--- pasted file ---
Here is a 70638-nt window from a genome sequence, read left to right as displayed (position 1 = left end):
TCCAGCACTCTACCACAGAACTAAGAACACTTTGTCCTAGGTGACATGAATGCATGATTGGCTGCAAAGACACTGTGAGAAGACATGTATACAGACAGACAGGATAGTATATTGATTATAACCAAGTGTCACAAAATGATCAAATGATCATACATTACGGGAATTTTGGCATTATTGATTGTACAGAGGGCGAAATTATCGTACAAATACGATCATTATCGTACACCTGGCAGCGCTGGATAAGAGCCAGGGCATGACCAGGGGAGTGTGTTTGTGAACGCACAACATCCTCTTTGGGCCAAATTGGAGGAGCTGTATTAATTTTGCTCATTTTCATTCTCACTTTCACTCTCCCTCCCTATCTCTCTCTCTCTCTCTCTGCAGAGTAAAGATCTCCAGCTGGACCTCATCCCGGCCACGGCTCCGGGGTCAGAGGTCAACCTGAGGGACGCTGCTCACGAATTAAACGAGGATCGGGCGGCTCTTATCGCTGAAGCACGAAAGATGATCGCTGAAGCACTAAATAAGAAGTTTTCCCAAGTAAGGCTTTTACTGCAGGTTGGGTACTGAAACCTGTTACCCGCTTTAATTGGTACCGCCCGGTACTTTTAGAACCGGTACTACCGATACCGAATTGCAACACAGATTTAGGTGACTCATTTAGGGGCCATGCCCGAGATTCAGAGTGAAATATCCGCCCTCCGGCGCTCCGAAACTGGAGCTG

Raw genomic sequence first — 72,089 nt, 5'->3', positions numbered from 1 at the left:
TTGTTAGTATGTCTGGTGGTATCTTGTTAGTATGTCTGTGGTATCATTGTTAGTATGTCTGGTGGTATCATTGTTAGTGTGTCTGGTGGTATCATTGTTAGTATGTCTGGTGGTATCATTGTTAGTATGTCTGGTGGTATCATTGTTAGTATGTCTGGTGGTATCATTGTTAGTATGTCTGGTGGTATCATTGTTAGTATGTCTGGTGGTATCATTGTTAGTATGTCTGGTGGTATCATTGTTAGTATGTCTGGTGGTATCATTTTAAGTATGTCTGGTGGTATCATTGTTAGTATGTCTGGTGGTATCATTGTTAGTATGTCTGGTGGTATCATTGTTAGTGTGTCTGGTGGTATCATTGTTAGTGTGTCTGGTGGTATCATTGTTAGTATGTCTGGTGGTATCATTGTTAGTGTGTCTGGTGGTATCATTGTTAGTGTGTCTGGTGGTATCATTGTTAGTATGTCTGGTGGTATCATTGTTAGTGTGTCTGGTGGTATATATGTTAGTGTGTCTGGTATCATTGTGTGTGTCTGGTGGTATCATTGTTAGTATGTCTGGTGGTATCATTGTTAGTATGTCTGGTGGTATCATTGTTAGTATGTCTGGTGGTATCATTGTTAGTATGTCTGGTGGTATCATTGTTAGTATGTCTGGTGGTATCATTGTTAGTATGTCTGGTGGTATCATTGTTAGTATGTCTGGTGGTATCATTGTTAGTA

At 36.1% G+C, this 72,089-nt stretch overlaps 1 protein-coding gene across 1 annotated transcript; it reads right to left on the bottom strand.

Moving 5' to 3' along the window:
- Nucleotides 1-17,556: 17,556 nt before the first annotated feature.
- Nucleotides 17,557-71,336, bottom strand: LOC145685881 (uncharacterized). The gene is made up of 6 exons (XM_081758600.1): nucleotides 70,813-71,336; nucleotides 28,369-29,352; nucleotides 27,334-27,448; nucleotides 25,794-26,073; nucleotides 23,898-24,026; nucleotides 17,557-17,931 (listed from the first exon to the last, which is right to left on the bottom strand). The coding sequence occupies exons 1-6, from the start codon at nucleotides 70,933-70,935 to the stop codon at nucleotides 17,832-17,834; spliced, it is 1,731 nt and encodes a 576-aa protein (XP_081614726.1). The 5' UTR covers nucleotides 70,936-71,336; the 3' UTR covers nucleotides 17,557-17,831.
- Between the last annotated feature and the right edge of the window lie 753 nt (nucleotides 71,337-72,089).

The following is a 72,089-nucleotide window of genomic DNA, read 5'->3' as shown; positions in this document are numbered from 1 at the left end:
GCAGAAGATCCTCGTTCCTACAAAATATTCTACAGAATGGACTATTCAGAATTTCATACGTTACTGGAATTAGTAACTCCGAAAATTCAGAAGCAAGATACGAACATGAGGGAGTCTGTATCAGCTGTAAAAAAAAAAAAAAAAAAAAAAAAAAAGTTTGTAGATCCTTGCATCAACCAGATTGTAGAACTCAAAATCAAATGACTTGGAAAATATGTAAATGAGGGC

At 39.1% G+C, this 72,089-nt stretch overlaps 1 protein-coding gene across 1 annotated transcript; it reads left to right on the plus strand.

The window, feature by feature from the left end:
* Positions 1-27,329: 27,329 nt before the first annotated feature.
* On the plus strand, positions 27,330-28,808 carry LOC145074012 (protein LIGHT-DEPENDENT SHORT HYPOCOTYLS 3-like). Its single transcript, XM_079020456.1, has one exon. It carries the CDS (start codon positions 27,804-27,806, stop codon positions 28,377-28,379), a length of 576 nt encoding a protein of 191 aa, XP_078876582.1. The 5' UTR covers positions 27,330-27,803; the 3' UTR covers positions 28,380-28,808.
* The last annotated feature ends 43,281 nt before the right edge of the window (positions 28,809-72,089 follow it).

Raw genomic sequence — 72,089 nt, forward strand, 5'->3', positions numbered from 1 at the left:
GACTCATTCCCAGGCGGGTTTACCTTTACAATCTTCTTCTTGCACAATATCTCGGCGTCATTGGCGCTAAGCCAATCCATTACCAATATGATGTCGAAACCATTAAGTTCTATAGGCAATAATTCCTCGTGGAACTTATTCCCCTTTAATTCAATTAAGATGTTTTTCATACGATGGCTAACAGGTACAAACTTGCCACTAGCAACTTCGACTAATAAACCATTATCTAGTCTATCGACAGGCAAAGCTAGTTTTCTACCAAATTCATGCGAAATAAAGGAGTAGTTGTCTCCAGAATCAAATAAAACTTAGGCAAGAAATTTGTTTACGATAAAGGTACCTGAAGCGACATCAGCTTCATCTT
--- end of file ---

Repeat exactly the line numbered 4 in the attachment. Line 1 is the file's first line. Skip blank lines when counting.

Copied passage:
TTGTTAGTATGTCTGGTGGTATCTTGTTAGTATGTCTGTGGTATCATTGTTAGTATGTCTGGTGGTATCATTGTTAGTGTGTCTGGTGGTATCATTGTTAGTATGTCTGGTGGTATCATTGTTAGTATGTCTGGTGGTATCATTGTTAGTATGTCTGGTGGTATCATTGTTAGTATGTCTGGTGGTATCATTGTTAGTATGTCTGGTGGTATCATTGTTAGTATGTCTGGTGGTATCATTGTTAGTATGTCTGGTGGTATCATTTTAAGTATGTCTGGTGGTATCATTGTTAGTATGTCTGGTGGTATCATTGTTAGTATGTCTGGTGGTATCATTGTTAGTGTGTCTGGTGGTATCATTGTTAGTGTGTCTGGTGGTATCATTGTTAGTATGTCTGGTGGTATCATTGTTAGTGTGTCTGGTGGTATCATTGTTAGTGTGTCTGGTGGTATCATTGTTAGTATGTCTGGTGGTATCATTGTTAGTGTGTCTGGTGGTATATATGTTAGTGTGTCTGGTATCATTGTGTGTGTCTGGTGGTATCATTGTTAGTATGTCTGGTGGTATCATTGTTAGTATGTCTGGTGGTATCATTGTTAGTATGTCTGGTGGTATCATTGTTAGTATGTCTGGTGGTATCATTGTTAGTATGTCTGGTGGTATCATTGTTAGTATGTCTGGTGGTATCATTGTTAGTATGTCTGGTGGTATCATTGTTAGTA